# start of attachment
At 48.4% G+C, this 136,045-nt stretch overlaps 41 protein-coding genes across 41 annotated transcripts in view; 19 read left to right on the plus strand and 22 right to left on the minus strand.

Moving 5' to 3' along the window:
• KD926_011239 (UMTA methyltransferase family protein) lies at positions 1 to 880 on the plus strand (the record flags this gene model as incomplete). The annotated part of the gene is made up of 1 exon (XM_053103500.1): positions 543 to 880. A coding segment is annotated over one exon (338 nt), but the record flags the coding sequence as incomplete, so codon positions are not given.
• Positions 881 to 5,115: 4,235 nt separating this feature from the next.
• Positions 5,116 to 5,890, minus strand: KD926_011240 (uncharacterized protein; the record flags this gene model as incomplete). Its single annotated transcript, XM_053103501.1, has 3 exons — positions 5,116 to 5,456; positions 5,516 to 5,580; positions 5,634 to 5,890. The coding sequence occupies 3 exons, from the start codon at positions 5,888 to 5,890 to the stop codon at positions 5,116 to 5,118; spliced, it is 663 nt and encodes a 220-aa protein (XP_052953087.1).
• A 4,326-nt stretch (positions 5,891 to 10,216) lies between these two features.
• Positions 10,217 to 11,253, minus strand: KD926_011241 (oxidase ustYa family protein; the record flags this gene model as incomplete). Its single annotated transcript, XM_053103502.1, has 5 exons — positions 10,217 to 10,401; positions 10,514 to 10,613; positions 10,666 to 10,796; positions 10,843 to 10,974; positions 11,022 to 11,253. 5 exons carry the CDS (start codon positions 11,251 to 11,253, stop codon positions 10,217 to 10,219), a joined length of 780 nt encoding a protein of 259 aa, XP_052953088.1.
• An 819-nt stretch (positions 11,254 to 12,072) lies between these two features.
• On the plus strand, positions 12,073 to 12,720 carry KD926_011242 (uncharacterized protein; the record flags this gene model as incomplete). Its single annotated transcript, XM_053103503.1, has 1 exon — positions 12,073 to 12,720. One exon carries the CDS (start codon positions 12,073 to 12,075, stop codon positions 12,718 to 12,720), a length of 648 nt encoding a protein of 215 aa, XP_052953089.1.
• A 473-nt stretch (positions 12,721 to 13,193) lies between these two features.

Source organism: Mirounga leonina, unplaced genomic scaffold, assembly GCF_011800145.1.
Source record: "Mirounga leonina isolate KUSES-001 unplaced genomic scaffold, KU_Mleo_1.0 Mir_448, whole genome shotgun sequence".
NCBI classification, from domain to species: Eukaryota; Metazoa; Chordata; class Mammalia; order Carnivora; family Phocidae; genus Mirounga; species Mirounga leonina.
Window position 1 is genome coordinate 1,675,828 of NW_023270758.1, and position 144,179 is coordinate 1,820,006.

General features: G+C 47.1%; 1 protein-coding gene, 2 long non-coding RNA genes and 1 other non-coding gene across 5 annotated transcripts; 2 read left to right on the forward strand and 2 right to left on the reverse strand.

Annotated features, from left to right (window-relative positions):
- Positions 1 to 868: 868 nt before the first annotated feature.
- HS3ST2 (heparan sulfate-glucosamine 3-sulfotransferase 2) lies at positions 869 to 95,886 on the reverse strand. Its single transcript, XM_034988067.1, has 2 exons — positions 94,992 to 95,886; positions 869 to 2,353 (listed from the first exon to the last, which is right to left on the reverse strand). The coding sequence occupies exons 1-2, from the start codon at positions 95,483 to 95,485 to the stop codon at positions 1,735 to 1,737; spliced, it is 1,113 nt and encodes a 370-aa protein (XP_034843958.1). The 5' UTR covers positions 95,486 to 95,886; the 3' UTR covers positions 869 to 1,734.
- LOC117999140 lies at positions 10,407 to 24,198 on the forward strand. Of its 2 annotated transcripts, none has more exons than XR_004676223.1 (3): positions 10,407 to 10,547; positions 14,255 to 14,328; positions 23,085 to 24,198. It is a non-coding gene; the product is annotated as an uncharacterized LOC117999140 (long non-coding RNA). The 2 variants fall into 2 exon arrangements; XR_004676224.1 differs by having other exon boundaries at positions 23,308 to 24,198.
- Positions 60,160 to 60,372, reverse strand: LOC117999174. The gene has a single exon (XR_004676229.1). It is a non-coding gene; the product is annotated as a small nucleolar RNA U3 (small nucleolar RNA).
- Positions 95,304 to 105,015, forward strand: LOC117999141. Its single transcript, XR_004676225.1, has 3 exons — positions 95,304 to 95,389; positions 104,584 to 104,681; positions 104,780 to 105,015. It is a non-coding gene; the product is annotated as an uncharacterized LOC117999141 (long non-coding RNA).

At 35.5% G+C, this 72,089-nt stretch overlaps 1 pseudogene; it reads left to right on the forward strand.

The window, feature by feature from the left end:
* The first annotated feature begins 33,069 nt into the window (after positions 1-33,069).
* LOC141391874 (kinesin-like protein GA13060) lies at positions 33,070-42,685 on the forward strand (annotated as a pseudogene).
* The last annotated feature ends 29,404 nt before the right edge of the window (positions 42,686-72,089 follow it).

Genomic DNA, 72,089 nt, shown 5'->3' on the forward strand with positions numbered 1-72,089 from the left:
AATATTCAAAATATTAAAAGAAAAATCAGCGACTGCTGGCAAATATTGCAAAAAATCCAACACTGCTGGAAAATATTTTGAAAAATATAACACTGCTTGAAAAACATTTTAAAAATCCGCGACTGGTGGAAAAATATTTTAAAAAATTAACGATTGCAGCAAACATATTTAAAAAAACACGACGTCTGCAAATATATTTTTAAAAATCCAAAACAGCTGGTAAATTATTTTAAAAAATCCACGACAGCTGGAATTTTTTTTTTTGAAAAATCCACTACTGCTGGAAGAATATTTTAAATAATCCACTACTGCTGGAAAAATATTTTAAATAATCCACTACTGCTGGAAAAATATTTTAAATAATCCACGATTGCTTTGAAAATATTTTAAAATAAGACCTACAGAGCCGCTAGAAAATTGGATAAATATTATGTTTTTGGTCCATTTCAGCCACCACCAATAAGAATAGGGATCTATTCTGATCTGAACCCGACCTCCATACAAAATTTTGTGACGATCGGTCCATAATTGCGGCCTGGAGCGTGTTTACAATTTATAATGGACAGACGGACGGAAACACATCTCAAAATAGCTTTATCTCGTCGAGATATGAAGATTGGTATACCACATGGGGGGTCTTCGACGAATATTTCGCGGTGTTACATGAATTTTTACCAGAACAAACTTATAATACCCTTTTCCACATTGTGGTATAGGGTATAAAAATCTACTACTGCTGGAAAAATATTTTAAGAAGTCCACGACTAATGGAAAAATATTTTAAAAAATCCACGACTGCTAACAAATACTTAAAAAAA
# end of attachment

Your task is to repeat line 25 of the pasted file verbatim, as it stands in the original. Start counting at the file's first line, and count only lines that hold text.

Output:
* LOC141391874 (kinesin-like protein GA13060) lies at positions 33,070-42,685 on the forward strand (annotated as a pseudogene).